Allana’s eyes narrowed slightly when Kon (or the thing pretending to be Kon) called out to her using the familiar nickname, but she held her ground and her only gesture was to lift her chin slightly and consider him with seeming impassivity. In reality it took a lifetime of training by one of the galaxy’s most renowned senators and centuries of Hapan breeding to keep her from showing the emotion that clenched her stomach and roiled up in her throat like an imminent sob or scream. The last time she’d seen that face it had been covered in blood and bruises, almost too horrible to look at, and she’d thought, now this is how I’ll remember him and that had been the moment it had been hardest to keep calm, to do what had to be done without stopping to mourn. Now he was standing in front of her and speaking in that way he had of mixing a slightly mocking sarcasm and an earnest desire to reassure improbably together in his tone, and it was almost impossible to just stand and watch him as if he were any other potential threat.
She drew her lightsaber and held it out in front of her, the green of the blade producing a soft, steady glow that lit her above the cheekbones and intensified her severe expression. If someone else has his phone they’d know about the nickname, she reminded herself, and they would know if they were…what were they called…a shifter. They take the memories. This doesn’t mean anything.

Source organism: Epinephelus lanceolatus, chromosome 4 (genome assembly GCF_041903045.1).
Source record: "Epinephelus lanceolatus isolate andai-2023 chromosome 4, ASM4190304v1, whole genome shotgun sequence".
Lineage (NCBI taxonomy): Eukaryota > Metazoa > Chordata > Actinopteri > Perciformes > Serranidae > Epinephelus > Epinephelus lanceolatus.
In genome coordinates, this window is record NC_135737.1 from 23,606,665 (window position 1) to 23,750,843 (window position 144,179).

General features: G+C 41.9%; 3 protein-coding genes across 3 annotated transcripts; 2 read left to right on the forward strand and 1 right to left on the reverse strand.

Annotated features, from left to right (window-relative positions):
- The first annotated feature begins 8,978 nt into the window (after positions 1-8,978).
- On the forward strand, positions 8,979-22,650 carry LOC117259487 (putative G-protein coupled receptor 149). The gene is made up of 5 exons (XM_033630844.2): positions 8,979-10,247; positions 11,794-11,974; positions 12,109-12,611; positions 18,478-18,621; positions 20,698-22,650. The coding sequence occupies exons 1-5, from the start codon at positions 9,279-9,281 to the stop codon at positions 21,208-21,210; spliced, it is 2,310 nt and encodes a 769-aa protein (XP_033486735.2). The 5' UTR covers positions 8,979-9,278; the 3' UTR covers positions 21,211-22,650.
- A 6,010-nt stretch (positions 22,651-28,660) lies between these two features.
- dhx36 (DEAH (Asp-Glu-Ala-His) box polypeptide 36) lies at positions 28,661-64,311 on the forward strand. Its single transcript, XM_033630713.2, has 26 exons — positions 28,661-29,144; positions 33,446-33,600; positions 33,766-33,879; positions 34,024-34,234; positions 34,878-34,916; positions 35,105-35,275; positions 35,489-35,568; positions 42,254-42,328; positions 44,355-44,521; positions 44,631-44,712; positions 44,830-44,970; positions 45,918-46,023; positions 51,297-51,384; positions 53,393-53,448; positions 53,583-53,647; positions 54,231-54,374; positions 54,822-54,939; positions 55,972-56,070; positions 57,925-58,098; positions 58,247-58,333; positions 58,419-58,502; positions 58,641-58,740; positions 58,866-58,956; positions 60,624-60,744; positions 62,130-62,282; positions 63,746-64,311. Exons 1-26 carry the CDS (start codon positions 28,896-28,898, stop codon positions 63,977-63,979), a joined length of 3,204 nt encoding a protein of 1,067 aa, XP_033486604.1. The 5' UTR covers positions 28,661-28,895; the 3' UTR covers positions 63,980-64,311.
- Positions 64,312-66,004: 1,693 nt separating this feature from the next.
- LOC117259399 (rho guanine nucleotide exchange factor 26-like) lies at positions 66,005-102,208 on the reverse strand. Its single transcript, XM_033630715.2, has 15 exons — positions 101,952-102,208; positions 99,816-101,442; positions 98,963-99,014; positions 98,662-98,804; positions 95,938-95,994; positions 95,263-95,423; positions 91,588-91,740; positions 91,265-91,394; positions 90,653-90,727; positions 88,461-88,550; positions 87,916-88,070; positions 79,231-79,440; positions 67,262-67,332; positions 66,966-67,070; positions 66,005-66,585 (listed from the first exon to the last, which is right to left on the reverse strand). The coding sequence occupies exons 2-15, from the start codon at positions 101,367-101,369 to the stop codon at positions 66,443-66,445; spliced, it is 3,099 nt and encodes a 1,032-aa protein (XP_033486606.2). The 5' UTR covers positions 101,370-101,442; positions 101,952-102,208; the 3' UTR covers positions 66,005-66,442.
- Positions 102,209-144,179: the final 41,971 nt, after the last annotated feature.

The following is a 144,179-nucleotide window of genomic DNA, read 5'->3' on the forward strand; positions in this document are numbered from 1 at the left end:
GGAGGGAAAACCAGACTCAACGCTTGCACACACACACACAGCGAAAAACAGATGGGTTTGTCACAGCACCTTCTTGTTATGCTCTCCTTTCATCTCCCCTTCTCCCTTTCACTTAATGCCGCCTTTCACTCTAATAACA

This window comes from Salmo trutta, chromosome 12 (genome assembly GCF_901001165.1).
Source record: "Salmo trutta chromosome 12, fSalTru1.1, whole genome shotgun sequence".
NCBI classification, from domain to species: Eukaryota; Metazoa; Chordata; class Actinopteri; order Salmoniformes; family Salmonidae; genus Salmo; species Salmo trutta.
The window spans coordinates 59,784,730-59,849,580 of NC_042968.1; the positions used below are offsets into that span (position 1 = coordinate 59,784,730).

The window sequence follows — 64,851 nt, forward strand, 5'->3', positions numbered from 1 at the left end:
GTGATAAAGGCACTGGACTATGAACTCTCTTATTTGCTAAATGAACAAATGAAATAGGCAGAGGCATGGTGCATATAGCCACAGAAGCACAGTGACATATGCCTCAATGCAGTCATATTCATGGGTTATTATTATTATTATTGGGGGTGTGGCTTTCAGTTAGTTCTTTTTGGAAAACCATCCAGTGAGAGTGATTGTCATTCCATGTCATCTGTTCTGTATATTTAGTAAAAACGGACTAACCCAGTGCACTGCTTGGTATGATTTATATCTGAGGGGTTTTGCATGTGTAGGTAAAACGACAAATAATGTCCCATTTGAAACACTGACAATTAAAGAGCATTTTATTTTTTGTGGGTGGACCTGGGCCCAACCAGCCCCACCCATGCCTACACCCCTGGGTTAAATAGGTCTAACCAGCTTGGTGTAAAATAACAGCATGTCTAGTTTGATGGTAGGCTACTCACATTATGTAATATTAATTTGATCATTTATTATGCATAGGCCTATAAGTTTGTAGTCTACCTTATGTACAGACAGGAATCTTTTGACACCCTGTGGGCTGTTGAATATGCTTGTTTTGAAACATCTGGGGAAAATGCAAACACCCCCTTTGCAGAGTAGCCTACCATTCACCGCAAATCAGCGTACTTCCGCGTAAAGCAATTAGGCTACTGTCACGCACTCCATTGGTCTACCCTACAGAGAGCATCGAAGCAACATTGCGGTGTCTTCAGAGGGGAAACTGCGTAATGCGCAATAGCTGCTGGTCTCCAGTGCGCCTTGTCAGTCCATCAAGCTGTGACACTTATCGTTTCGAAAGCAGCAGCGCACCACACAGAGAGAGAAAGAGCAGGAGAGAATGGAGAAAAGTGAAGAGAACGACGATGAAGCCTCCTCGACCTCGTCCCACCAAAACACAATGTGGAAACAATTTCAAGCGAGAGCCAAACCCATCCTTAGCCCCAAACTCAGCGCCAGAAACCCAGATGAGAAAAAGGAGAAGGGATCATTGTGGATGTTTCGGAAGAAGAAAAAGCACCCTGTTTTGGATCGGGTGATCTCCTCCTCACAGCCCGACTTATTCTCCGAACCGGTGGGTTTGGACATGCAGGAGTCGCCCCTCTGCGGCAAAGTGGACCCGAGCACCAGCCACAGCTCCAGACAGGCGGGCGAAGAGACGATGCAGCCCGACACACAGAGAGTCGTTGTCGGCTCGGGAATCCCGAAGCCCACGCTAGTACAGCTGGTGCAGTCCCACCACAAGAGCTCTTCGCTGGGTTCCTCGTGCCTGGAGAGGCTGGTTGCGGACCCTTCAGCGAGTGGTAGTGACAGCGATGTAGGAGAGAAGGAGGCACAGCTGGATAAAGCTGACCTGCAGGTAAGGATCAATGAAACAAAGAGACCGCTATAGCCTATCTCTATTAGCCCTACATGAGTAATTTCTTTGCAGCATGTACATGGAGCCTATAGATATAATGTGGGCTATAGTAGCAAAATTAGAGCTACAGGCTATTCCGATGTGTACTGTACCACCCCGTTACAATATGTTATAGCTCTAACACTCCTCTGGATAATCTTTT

“Christo,” she said in the same blankly calm voice with which she had greeted him. Then, without waiting for a reaction, she draw a vial from her pocket, took one deliberate step forward, and then splashed the contents, holy water, at him. When he failed to react with any outward signs of pain her hand tightened on the lightsaber she held until her knuckles drained to white. “Not a demon then,” she said quietly, almost to herself, and then reached into her pocket again and pulled out a chain, a necklace she’d grabbed on her way out the door, pure silver. “Catch,” she called, tossing it towards him, waiting for him to flinch away from it, to tip his hand.
It’s not him, she reminded herself as inoculation against the beginning of hope, it can’t be.